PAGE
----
To further increase the involvement of parents in this program, we are also considering an award ceremony at the firehouse after completion of the course. The students and their families would be invited and the department would take this opportunity to present course completion certificates to the students with coverage by the local press.

The Norwood Project was a new experience for the Laurelton Fire Department. Certainly, other departments are doing similar things. Recently, a program in the high school in Wobum, Mass., has received some publicity. This program dealt with senior high school students and was taught five days a week for six weeks. In contrast to the Norwood Project, the Woburn course was a course in fire fighting and was designed to introduce the fire service to students as a career opportunity.

Perhaps a coordinated program at both the junior and senior high school levels that uses the fire prevention approach of the Norwood Project and the fire fighting approach of the Woburn course could develop an emerging society of young people who, when they see fire apparatus responding to an alarm, would think less of running to watch the fire and more of running home to recheck their own homes for fire hazards. To me, this would be a satisfying reward for the time spent in fire prevention education.


Week 1: History of fire organizations

  1. First fire company – 24 B.C.
  2. First fire regulations – England 872 A.D.
  3. Insurance companies started fire brigades to protect their interests
  4. Establishment of fire fighting forces in the new world

Fire fighting apparatus

Week 2: Chemistry of fire

  1. Fire is a chemical reaction
  2. The fire triangle

Week 3: Science of fire

  1. Four classes of fire: A, B, C and D

Week 4: Makeup of the volunteer fire department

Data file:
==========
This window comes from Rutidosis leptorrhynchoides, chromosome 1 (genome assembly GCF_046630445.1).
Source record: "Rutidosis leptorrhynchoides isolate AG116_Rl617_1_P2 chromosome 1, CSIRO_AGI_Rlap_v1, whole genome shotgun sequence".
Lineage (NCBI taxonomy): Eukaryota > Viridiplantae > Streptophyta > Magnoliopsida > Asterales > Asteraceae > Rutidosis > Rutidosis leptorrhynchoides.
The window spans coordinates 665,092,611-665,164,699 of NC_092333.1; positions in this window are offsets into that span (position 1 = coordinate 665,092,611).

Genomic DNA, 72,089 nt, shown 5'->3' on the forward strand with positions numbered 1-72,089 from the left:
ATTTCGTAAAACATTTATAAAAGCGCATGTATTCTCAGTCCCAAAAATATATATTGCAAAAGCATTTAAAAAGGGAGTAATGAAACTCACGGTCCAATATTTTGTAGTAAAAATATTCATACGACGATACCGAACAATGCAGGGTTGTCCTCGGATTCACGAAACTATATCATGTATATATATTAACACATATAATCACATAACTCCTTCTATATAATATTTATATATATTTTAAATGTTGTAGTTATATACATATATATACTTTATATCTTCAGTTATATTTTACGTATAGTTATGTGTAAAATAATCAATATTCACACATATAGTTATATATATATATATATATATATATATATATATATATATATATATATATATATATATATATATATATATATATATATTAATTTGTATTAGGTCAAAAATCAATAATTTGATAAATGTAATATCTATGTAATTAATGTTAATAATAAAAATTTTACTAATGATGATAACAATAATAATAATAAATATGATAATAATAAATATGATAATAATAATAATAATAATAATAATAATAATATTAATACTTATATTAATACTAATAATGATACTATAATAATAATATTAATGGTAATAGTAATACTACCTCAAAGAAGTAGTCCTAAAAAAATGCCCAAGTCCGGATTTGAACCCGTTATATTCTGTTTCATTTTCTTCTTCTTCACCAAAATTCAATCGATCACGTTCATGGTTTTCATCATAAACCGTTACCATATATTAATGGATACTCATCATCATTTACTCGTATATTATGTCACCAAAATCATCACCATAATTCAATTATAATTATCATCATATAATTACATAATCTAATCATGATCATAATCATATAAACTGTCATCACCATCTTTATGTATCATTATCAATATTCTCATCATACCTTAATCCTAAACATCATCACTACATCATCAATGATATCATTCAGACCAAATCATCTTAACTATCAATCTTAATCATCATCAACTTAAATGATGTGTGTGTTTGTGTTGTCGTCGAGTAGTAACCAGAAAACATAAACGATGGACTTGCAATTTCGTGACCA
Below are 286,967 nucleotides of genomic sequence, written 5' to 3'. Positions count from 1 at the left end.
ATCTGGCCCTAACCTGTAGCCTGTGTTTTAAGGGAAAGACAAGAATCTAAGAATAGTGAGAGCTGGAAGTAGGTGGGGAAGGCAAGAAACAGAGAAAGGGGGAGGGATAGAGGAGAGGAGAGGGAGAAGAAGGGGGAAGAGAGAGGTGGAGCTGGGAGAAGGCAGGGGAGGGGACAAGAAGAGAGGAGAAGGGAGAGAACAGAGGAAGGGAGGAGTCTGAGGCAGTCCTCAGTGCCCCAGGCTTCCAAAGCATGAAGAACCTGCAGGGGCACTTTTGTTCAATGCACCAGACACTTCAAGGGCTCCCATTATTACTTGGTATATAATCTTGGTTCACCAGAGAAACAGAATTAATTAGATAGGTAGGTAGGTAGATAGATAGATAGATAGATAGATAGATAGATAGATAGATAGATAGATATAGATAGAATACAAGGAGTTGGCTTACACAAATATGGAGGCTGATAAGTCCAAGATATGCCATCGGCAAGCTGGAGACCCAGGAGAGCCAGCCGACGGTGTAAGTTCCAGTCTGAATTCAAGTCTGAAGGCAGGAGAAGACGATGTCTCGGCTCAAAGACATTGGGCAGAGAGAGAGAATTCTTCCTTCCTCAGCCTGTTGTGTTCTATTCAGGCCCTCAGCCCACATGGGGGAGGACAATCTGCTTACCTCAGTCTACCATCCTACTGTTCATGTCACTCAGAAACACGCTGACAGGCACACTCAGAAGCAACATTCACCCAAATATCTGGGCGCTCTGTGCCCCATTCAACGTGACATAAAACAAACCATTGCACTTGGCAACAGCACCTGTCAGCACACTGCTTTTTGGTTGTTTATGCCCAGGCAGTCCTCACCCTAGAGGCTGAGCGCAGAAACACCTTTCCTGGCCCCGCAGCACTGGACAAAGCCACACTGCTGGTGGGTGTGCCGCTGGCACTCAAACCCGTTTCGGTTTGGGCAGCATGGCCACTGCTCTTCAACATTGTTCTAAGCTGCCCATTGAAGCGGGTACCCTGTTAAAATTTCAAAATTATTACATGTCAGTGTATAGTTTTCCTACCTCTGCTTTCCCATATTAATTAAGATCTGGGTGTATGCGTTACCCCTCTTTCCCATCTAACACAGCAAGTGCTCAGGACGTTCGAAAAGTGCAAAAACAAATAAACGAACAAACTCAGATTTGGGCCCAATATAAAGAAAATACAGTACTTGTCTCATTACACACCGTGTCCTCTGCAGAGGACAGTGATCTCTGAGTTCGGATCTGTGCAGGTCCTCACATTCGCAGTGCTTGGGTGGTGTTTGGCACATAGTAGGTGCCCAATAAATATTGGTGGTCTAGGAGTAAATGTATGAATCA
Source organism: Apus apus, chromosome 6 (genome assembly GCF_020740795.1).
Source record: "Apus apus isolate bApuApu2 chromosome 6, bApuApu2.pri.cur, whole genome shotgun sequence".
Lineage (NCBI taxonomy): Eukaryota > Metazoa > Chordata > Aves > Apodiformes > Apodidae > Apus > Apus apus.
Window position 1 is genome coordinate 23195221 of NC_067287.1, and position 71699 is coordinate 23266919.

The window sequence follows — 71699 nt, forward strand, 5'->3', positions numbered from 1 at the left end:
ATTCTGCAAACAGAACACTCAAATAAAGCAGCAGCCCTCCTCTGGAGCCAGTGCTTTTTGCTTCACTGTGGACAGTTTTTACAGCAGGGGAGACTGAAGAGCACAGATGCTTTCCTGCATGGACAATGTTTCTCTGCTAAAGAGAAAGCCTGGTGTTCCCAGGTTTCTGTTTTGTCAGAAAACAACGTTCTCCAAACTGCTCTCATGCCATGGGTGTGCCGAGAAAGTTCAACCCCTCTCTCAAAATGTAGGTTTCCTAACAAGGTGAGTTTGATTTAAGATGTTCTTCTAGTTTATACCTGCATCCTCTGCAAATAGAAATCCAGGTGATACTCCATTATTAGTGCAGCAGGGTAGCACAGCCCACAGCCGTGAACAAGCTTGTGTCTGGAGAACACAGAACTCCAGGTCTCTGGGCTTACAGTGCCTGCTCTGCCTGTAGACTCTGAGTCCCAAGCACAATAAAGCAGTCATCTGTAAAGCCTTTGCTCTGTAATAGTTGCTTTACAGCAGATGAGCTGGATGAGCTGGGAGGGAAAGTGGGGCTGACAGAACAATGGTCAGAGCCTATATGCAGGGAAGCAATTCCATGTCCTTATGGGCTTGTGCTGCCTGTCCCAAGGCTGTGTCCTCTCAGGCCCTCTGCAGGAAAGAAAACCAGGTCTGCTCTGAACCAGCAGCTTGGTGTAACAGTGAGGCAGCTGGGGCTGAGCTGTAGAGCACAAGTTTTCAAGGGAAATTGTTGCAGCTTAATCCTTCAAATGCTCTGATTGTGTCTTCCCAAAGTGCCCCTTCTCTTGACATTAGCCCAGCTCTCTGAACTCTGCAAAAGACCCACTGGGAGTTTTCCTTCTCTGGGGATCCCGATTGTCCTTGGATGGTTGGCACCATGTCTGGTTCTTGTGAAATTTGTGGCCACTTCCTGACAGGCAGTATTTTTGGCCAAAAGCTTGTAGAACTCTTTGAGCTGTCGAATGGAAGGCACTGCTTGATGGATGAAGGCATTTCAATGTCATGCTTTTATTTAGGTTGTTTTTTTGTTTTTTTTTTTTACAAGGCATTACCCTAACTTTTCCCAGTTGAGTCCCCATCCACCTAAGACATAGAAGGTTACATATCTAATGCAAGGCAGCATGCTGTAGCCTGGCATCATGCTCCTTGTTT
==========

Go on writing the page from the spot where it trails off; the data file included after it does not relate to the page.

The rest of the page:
1. The volunteer fire department
  2. Fire districts of Monroe County
  3. Monroe County mutual aid plan

Week 5: A, B, C and Ds of fire extinguishers

  1. Right extinguisher for the right job
  2. Location and identification of fire extinguishers in the school

Week 6: Demonstration of fire extinguishers

  1. Backpack pump tanks, C02, dry chemical
  2. Techniques of using extinguishers
  3. Class demonstrations of use of extinguishers

Weeks 7 to 9: Home survival planning

  1. Importance of home survival plan
  2. Each student makes an escape plan for his home
  3. Group discussion of escape plans

Week 10: Christmas fire hazards

  1. Christmas tree problems
  2. Faulty lights and wiring
  3. Overabundance of candles
  4. Flammable Christmas decorations

Weeks 11 to 14: Burns and their treatment

  1. Proper and immediate treatment
  2. Demonstration and class practice of dressings and bandages
  3. Finger, hand, wrist and head bandages and arm sling.

Week 15: Review session

  1. Fire extinguishers
  2. Classes of fires
  3. Home survival plans

Week 16: Communications

  1. Turning in a fire alarm
  2. How to do it and what happens

Week 17 to 18: Communications

  1. Field trip to the Laurelton Fire Department
  2. Different ways of receiving an alarm
  3. School alarms
  4. Duties of the paid man receiving an alarm

Week 19: Communications

  1. Field trip to the city/county fire dispatch center
  2. Explanation of operations at the center

Week 20: Dangers of false alarms

  1. Visit by the chief of the Rochester Fire Department
  2. Investigating false alarms
  3. angers of false alarms

Week 21: Personal protective gear

Bunker coats, boots, helmets

Why they are worn

  1. Advancements in protective gear

Week 22: Ladders

  1. Types of ladders
  2. How they are used
  3. Why they are used

Week 23: Ropes and knots

  1. How the fire fighter uses ropes and knots
  2. Class practice of basic knots

Week 24: Use of breathing apparatus

  1. Fire fighter’s need for selfcontained breathing apparatus
  2. Class demonstration and use of breathing apparatus